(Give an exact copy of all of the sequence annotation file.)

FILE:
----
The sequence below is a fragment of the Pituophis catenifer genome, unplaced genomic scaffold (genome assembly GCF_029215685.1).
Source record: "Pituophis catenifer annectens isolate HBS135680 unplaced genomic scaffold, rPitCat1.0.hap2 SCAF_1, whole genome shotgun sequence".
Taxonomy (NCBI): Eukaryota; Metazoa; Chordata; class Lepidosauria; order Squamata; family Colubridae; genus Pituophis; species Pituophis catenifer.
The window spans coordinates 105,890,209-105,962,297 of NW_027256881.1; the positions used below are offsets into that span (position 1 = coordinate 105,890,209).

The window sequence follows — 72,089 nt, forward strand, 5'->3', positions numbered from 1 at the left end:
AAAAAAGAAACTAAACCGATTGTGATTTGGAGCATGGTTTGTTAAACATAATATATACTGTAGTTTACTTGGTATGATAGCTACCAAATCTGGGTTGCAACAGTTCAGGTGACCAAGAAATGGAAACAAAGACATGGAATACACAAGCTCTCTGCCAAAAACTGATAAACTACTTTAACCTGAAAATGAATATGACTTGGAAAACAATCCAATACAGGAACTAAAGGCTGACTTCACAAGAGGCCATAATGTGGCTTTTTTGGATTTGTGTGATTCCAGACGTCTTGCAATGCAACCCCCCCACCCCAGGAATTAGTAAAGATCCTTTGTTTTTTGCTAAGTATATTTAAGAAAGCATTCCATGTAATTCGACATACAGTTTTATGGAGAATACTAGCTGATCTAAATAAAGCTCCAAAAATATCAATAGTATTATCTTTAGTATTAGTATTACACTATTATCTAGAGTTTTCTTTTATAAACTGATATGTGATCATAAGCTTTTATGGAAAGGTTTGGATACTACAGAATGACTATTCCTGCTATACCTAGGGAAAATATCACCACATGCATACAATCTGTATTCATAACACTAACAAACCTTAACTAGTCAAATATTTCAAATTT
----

The sequence below is a fragment of the Pituophis catenifer genome, unplaced genomic scaffold (genome assembly GCF_029215685.1).
Source record: "Pituophis catenifer annectens isolate HBS135680 unplaced genomic scaffold, rPitCat1.0.hap2 SCAF_1, whole genome shotgun sequence".
Taxonomy (NCBI): Eukaryota; Metazoa; Chordata; class Lepidosauria; order Squamata; family Colubridae; genus Pituophis; species Pituophis catenifer.
The window spans coordinates 105,890,209-105,962,297 of NW_027256881.1; the positions used below are offsets into that span (position 1 = coordinate 105,890,209).

The window sequence follows — 72,089 nt, forward strand, 5'->3', positions numbered from 1 at the left end:
AAAAAAGAAACTAAACCGATTGTGATTTGGAGCATGGTTTGTTAAACATAATATATACTGTAGTTTACTTGGTATGATAGCTACCAAATCTGGGTTGCAACAGTTCAGGTGACCAAGAAATGGAAACAAAGACATGGAATACACAAGCTCTCTGCCAAAAACTGATAAACTACTTTAACCTGAAAATGAATATGACTTGGAAAACAATCCAATACAGGAACTAAAGGCTGACTTCACAAGAGGCCATAATGTGGCTTTTTTGGATTTGTGTGATTCCAGACGTCTTGCAATGCAACCCCCCCACCCCAGGAATTAGTAAAGATCCTTTGTTTTTTGCTAAGTATATTTAAGAAAGCATTCCATGTAATTCGACATACAGTTTTATGGAGAATACTAGCTGATCTAAATAAAGCTCCAAAAATATCAATAGTATTATCTTTAGTATTAGTATTACACTATTATCTAGAGTTTTCTTTTATAAACTGATATGTGATCATAAGCTTTTATGGAAAGGTTTGGATACTACAGAATGACTATTCCTGCTATACCTAGGGAAAATATCACCACATGCATACAATCTGTATTCATAACACTAACAAACCTTAACTAGTCAAATATTTCAAATTT